Q: What do sensitivity and specificity mean in antibody testing?
- Sensitivity is the ability of the test to identify people with antibodies to SARS-CoV-2. This is known as the true positive rate. A highly sensitive test will identify most people who truly have antibodies with few people with antibodies being missed by the test (false negatives).
- Specificity is the ability of the test to correctly identify people without antibodies to SARS-CoV-2. This is known as the true negative rate. A highly specific test will identify people who truly do not have antibodies, with few people without antibodies being identified as having antibodies by the test (false positives).
FDA has included information regarding sensitivity and specificity expectations for SARS-CoV-2 serology tests in the EUA serology templates for commercial manufacturers and laboratories. For information on authorized serology test performance, see EUA Authorized Serology Test Performance.
Q: What does positive predictive value mean in antibody testing?
Positive predictive value is the probability that people who have a positive test result truly have antibodies. Positive predictive values for SARS-CoV-2 antibody tests are impacted by how common SARS-CoV-2 antibodies are in the population being tested at a certain time.
Predictive values are probabilities calculated using a test’s sensitivity and specificity, and an assumption about the percentage of individuals in the population who have antibodies at a given time (which is called “prevalence” in these calculations).
The lower the prevalence, the lower the predictive value. This means that COVID-19 antibody tests with high specificity used in areas with low prevalence (small number of people that have SARS-CoV-2 antibodies) will have a positive predictive value lower than in an area with higher prevalence.
Low positive predictive value may lead to more individuals with a false positive result. This could mean that individuals may not have developed antibodies to the virus even though the test indicated that they had. If a high positive predictive value cannot be achieved with a single test result, two tests may be used together to help identify individuals who may truly be SARS-CoV-2 antibody positive.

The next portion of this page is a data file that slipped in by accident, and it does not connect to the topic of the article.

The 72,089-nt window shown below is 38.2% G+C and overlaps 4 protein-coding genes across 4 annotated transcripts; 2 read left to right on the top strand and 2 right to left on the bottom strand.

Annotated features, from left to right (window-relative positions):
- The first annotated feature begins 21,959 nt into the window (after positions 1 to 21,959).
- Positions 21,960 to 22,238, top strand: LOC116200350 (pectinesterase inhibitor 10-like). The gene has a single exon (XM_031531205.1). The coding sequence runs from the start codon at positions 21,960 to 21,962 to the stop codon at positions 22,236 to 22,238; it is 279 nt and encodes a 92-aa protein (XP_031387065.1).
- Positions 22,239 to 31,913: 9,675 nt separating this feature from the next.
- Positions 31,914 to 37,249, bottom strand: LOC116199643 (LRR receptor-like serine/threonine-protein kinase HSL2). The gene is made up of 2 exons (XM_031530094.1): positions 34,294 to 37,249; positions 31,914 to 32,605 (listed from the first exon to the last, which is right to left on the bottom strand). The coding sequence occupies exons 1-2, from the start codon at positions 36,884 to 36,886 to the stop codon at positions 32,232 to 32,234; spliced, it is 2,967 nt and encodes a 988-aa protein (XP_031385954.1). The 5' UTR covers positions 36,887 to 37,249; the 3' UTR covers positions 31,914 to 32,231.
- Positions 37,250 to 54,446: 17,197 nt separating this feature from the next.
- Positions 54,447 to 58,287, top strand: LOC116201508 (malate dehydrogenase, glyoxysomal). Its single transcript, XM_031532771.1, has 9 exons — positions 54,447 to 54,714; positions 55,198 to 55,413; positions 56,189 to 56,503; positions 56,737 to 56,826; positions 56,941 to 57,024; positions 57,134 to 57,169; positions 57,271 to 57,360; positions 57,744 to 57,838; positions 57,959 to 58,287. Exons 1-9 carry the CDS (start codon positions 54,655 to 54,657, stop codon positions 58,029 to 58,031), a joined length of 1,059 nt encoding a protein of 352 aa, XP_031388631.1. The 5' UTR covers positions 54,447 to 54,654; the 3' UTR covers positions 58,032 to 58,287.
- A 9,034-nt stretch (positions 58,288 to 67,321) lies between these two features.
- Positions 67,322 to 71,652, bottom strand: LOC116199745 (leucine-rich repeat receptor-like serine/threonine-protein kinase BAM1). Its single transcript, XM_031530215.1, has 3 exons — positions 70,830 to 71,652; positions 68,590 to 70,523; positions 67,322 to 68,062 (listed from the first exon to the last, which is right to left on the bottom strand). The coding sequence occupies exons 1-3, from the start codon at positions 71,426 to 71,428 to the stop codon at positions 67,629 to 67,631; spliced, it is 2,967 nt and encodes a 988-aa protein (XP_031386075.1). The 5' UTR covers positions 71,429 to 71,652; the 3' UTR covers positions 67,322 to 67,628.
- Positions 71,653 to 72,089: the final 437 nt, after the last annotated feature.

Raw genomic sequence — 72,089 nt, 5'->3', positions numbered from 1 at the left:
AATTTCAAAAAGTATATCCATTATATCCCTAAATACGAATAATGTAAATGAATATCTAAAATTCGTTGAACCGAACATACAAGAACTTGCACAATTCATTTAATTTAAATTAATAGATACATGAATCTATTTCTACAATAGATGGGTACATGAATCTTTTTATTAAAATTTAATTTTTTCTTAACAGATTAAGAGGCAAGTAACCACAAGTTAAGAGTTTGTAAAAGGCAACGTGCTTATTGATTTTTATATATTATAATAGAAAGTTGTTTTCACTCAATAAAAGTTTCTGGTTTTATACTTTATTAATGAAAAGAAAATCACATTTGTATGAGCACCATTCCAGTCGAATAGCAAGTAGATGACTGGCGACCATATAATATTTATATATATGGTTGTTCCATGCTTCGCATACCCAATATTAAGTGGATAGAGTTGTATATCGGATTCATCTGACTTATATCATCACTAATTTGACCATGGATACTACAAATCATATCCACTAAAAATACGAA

Q: What if I get different results on two tests from two different laboratories? Which one should I believe?
A: The test results from different laboratories may vary depending on several factors such as the accuracy of the test itself and also how long it may take for your body to develop antibodies after you had the coronavirus infection, if you were in fact infected. For this and other reasons, you should always review your test results with your health care provider.
Q: Who can get an antibody test?
A: If you have questions about whether an antibody test is right for you, talk with your health care provider or your state and local health departments.
Q: There are many antibody tests available. How do I know if I need one?
A: Talk to your health care provider or your state or local health department to discuss whether antibody testing is right for you. Antibody testing requires a prescription from a health care provider.
Q: Where can I get an antibody test or a diagnostic test?
A: Antibody tests and diagnostic tests are available by prescription from a health care provider and may be available at local health care facilities and testing centers. Contact your health care provider or your local or state health department for more information.
Q. I received a COVID-19 vaccination. Do I need an antibody test to know if I am immune to COVID-19?
A: Antibody tests are not recommended to determine your level of immunity or protection from COVID-19.
If you have questions about whether an antibody test is right for you, talk with your health care provider or your state and local health departments.
Q: Will I be able to return to work without having an antibody test done?
A: The requirements for returning to work may be determined by your employer or your state and local governments. Ask your employer about your workplace’s criteria for returning to work and any actions your employer will be taking to prevent or reduce the spread of COVID-19 among employees and customers. For additional information, see Interim Guidelines for COVID-19 Antibody Testing.